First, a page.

DTS CEO Brendan Ritchie writes the first of his three part series of posts on the subject of the additional undersea cables planned for New Zealand in the coming years.
These posts will cover pricing, redundancy, and capacity respectively - this week he starts with capacity.
I watched Rod Drury speak on TV One in New Zealand a few days ago, and his insistence that a second undersea cable would be what allowed him to connect all 17 global offices via HD video got me thinking, then after thinking for a while, I decided he is wrong.
To believe that a new cable will remove some imagined bottleneck is mistaken.
For some context on the design of the Southern Cross Cable (SCC), click here, but essentially it is a protected network with two paths connecting Australia, New Zealand and America. It is currently the only cable connecting New Zealand with the world.
SCC is frequently upgrading its capacity, and at present only runs at 15% utilisation, so anyone who suggests that there is a capacity crisis in New Zealand is simply wrong.
While data usage is increasing 30% per year across the country, the SCC has the ability to upgrade supply substantially. As a result, total lit capacity on the Southern Cross system is now 3.6Tbps.
There will of course be a point at which the SCC can no longer be upgraded to provide additional capacity, and demand for bandwidth will only increase in the intervening period.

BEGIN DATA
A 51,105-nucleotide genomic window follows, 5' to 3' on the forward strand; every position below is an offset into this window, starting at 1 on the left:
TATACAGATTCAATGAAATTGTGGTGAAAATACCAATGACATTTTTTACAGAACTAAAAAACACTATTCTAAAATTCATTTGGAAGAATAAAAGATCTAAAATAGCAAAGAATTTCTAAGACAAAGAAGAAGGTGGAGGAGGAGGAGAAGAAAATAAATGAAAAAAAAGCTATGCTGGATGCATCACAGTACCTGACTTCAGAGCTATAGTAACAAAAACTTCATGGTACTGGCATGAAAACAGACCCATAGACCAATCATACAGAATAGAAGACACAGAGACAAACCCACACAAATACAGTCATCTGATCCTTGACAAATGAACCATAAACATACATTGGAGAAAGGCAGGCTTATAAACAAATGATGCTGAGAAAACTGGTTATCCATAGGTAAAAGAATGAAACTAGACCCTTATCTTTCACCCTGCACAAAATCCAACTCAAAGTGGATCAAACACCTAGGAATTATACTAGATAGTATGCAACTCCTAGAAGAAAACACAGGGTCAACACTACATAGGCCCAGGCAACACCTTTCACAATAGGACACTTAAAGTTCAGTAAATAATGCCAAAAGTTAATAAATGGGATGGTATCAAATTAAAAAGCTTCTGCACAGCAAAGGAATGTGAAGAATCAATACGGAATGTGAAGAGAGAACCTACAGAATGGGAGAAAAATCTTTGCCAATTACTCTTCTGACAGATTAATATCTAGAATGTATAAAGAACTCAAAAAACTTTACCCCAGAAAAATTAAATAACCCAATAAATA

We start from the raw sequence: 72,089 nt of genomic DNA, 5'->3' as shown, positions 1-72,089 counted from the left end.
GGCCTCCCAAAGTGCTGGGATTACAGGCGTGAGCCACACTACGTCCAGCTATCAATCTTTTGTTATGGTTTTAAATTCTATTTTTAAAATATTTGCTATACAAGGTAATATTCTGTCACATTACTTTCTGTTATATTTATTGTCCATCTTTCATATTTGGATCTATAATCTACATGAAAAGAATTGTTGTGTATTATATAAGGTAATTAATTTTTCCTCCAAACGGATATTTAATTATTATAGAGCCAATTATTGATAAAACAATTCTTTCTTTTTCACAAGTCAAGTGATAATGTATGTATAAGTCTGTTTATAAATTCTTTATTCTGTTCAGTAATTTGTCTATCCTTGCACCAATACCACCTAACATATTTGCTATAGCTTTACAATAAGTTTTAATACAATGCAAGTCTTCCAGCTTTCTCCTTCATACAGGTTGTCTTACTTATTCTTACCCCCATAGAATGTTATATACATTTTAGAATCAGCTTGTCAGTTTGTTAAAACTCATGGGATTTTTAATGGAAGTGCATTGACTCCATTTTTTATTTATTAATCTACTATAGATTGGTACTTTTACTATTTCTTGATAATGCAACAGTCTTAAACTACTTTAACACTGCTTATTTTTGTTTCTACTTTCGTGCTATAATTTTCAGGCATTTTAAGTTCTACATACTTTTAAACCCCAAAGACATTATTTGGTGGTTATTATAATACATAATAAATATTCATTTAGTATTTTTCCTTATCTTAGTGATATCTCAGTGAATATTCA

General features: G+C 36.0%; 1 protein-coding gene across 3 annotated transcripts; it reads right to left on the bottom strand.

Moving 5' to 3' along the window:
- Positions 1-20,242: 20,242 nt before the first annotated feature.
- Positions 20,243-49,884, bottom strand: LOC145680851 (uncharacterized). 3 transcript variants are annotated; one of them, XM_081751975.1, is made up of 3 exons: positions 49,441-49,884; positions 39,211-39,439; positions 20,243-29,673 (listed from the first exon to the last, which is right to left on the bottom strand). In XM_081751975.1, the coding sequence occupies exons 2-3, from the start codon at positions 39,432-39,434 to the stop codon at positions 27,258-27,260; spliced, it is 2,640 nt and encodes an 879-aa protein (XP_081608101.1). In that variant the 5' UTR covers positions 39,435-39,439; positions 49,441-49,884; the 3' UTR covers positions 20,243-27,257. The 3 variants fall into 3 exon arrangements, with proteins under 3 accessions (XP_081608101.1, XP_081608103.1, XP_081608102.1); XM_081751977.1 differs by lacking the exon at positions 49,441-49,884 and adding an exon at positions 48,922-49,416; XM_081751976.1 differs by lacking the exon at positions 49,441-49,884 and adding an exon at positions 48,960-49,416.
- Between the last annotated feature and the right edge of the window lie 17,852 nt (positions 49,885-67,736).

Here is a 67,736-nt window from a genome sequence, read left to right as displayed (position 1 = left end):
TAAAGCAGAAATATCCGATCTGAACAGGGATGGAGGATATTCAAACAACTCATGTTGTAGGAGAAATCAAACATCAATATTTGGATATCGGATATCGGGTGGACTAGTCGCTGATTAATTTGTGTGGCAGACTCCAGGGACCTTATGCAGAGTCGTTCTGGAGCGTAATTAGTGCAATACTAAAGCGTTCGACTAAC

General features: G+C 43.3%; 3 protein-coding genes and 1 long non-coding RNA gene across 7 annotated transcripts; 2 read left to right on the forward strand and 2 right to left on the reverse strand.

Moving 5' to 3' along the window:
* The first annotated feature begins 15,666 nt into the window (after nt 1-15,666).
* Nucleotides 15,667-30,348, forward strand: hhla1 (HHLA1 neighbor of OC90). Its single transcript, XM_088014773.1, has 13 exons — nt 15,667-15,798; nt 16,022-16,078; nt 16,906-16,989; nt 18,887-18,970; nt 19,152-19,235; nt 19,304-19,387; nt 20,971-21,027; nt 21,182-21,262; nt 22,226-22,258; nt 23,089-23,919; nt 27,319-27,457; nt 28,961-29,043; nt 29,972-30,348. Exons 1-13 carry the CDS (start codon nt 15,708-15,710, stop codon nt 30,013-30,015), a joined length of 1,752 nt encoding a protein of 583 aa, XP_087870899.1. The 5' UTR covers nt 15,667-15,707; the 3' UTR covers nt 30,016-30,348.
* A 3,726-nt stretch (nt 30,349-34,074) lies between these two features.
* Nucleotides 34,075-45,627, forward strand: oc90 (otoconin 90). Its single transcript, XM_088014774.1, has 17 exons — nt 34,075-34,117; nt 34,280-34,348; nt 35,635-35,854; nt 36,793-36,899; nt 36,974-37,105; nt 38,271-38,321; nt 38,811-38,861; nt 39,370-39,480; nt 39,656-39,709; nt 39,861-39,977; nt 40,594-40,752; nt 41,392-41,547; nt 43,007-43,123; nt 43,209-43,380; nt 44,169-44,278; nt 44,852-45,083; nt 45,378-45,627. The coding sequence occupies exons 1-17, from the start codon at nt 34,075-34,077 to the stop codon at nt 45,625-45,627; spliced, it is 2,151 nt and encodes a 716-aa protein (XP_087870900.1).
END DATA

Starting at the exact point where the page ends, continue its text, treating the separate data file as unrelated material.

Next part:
So at some stage it will become crucial for New Zealand to have a second cable out to the world, my key point here is simply that for a number of years capacity will not be an issue and is certainly not holding NZ business back at present.
The Tasman Global Access cable, a Sydney – Auckland cable that is a joint venture between Vodafone and Telecom, will add 30Tbps of capacity within two years. Hawaiki, if it goes ahead, will add a further 6Tbps of access to the US and Australia.
In four years, Australia will be the destination for 50% of traffic coming from New Zealand, and as such the TGA cable has the potential to be of the greatest benefit long term to Kiwi consumers and business.
Getting back to Rod’s claim…
Consider these points:
* Pricing over the SCC is decreasing in line with increased supply (not to mention the prospect of real competition).
* Xero is a well-funded business.
* Capacity over SCC is available and substantially cheaper than it was even a year ago, and the service is robust.
With those in mind, I am at a loss as to what is stopping Rod implementing a video comms service between his offices right now given SCC pricing is at its lowest point ever right now.
Xero has the money right now. The capacity is there right now. His statement therefore is more likely to be the last vestige of a Pacific Fibre sales pitch, or perhaps a bit of a bitter “I told you New Zealand needed more cables” stab than anything real.
In the next post I will talk about how the deployment of additional cables will do little to alter the price of internet access in NZ.
Brendan Ritchie is the CEO of DTS, a business focused ISP that has been supplying clients across Australia and New Zealand with internet, voice and tailored WAN solutions since 2002.